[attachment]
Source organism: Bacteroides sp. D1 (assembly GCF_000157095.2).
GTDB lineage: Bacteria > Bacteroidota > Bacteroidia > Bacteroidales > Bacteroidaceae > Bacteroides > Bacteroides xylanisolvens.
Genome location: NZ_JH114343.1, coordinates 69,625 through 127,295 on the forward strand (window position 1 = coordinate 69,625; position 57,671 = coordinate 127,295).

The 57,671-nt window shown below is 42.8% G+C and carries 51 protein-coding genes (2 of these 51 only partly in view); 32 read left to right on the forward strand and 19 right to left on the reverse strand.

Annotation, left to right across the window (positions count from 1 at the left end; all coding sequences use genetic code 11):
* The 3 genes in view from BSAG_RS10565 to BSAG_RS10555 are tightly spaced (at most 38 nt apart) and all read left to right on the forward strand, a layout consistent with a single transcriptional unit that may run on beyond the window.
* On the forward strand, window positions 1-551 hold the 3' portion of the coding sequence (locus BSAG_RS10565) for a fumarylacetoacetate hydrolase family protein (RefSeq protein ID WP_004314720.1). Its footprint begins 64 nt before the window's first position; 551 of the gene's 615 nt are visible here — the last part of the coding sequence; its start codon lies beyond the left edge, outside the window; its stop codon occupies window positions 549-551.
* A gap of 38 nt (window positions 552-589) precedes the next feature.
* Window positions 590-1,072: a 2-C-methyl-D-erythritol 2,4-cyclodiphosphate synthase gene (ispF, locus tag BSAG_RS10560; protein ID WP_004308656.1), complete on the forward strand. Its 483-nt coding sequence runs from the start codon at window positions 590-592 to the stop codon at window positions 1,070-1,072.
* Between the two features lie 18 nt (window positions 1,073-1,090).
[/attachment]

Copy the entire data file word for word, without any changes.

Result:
Source organism: Bacteroides sp. D1 (assembly GCF_000157095.2).
GTDB lineage: Bacteria > Bacteroidota > Bacteroidia > Bacteroidales > Bacteroidaceae > Bacteroides > Bacteroides xylanisolvens.
Genome location: NZ_JH114343.1, coordinates 69,625 through 127,295 on the forward strand (window position 1 = coordinate 69,625; position 57,671 = coordinate 127,295).

The 57,671-nt window shown below is 42.8% G+C and carries 51 protein-coding genes (2 of these 51 only partly in view); 32 read left to right on the forward strand and 19 right to left on the reverse strand.

Annotation, left to right across the window (positions count from 1 at the left end; all coding sequences use genetic code 11):
* The 3 genes in view from BSAG_RS10565 to BSAG_RS10555 are tightly spaced (at most 38 nt apart) and all read left to right on the forward strand, a layout consistent with a single transcriptional unit that may run on beyond the window.
* On the forward strand, window positions 1-551 hold the 3' portion of the coding sequence (locus BSAG_RS10565) for a fumarylacetoacetate hydrolase family protein (RefSeq protein ID WP_004314720.1). Its footprint begins 64 nt before the window's first position; 551 of the gene's 615 nt are visible here — the last part of the coding sequence; its start codon lies beyond the left edge, outside the window; its stop codon occupies window positions 549-551.
* A gap of 38 nt (window positions 552-589) precedes the next feature.
* Window positions 590-1,072: a 2-C-methyl-D-erythritol 2,4-cyclodiphosphate synthase gene (ispF, locus tag BSAG_RS10560; protein ID WP_004308656.1), complete on the forward strand. Its 483-nt coding sequence runs from the start codon at window positions 590-592 to the stop codon at window positions 1,070-1,072.
* Between the two features lie 18 nt (window positions 1,073-1,090).